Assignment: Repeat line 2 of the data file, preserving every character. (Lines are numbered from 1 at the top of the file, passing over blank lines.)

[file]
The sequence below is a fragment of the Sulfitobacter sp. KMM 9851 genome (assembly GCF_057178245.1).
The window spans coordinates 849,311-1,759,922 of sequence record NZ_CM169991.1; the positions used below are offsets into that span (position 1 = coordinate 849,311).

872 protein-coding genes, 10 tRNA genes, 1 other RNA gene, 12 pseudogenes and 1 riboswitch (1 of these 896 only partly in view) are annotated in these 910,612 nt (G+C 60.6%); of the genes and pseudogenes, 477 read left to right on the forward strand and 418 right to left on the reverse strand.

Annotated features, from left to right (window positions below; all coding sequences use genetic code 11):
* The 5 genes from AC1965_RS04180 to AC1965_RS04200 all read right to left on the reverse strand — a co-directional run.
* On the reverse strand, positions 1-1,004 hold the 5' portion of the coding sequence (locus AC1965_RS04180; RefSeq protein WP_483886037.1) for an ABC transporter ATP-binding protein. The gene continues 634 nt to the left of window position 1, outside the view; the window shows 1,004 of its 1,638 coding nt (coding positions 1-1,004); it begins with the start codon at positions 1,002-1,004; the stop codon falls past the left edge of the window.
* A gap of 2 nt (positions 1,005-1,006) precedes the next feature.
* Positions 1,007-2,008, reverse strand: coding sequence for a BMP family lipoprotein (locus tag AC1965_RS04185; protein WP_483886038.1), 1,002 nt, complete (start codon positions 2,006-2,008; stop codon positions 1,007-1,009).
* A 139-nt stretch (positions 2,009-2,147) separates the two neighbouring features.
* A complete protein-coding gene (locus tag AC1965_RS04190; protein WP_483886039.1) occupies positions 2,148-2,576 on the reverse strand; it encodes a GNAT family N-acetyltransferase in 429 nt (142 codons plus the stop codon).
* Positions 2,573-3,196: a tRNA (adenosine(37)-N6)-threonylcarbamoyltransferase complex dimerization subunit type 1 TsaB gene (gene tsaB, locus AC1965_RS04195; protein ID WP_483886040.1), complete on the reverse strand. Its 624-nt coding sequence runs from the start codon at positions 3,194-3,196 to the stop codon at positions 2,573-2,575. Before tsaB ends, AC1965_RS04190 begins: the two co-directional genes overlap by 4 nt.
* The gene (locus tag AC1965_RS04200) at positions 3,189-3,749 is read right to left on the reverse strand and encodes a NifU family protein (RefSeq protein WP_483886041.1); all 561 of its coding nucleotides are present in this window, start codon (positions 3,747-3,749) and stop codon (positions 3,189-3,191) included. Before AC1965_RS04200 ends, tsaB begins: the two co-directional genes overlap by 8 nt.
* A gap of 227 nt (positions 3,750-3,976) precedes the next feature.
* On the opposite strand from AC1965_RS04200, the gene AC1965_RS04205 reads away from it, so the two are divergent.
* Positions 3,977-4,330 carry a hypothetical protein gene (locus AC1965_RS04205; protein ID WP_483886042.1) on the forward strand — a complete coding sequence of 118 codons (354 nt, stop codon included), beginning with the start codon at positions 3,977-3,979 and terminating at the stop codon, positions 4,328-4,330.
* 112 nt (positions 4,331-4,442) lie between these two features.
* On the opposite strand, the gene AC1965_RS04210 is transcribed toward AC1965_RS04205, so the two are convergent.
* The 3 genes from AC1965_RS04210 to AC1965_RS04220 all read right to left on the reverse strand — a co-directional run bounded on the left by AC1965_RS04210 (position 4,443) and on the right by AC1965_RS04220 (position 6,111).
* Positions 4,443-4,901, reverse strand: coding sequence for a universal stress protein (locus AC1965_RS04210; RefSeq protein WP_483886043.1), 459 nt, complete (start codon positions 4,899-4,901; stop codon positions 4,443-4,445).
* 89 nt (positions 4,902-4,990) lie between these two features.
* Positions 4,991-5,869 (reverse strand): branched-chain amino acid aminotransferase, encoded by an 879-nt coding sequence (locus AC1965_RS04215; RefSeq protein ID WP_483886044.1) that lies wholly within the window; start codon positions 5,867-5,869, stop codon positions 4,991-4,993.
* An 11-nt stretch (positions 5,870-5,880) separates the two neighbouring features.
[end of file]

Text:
The window spans coordinates 849,311-1,759,922 of sequence record NZ_CM169991.1; the positions used below are offsets into that span (position 1 = coordinate 849,311).